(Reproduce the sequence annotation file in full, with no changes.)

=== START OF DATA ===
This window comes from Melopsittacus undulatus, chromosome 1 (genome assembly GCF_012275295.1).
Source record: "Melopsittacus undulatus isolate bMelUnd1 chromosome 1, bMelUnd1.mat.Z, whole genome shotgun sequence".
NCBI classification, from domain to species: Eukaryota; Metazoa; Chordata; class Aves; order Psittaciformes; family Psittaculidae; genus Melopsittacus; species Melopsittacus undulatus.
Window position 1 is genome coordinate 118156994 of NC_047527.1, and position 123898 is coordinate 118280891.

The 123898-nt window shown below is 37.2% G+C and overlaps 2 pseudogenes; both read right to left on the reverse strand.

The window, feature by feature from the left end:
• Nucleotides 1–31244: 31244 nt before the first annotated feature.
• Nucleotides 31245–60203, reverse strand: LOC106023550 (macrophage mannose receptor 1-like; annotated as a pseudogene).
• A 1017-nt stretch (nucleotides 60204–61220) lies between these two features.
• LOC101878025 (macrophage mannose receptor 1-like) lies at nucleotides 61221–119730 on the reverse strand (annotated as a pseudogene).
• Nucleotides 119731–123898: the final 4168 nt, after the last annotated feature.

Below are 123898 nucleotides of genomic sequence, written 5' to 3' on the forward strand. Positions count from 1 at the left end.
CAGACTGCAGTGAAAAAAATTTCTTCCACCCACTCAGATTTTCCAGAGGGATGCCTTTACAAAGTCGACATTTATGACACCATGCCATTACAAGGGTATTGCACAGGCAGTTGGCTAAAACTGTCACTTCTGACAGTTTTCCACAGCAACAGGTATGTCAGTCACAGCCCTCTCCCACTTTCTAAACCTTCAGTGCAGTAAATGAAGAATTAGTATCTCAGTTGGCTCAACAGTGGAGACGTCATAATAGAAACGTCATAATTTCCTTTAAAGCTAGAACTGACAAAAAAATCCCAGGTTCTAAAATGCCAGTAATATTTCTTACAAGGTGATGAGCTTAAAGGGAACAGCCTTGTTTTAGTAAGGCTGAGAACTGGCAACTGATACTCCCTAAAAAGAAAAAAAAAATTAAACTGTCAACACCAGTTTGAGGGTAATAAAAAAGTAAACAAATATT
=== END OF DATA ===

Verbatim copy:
This window comes from Melopsittacus undulatus, chromosome 1 (genome assembly GCF_012275295.1).
Source record: "Melopsittacus undulatus isolate bMelUnd1 chromosome 1, bMelUnd1.mat.Z, whole genome shotgun sequence".
NCBI classification, from domain to species: Eukaryota; Metazoa; Chordata; class Aves; order Psittaciformes; family Psittaculidae; genus Melopsittacus; species Melopsittacus undulatus.
Window position 1 is genome coordinate 118156994 of NC_047527.1, and position 123898 is coordinate 118280891.

The 123898-nt window shown below is 37.2% G+C and overlaps 2 pseudogenes; both read right to left on the reverse strand.

The window, feature by feature from the left end:
• Nucleotides 1–31244: 31244 nt before the first annotated feature.
• Nucleotides 31245–60203, reverse strand: LOC106023550 (macrophage mannose receptor 1-like; annotated as a pseudogene).
• A 1017-nt stretch (nucleotides 60204–61220) lies between these two features.
• LOC101878025 (macrophage mannose receptor 1-like) lies at nucleotides 61221–119730 on the reverse strand (annotated as a pseudogene).
• Nucleotides 119731–123898: the final 4168 nt, after the last annotated feature.

Below are 123898 nucleotides of genomic sequence, written 5' to 3' on the forward strand. Positions count from 1 at the left end.
CAGACTGCAGTGAAAAAAATTTCTTCCACCCACTCAGATTTTCCAGAGGGATGCCTTTACAAAGTCGACATTTATGACACCATGCCATTACAAGGGTATTGCACAGGCAGTTGGCTAAAACTGTCACTTCTGACAGTTTTCCACAGCAACAGGTATGTCAGTCACAGCCCTCTCCCACTTTCTAAACCTTCAGTGCAGTAAATGAAGAATTAGTATCTCAGTTGGCTCAACAGTGGAGACGTCATAATAGAAACGTCATAATTTCCTTTAAAGCTAGAACTGACAAAAAAATCCCAGGTTCTAAAATGCCAGTAATATTTCTTACAAGGTGATGAGCTTAAAGGGAACAGCCTTGTTTTAGTAAGGCTGAGAACTGGCAACTGATACTCCCTAAAAAGAAAAAAAAAATTAAACTGTCAACACCAGTTTGAGGGTAATAAAAAAGTAAACAAATATT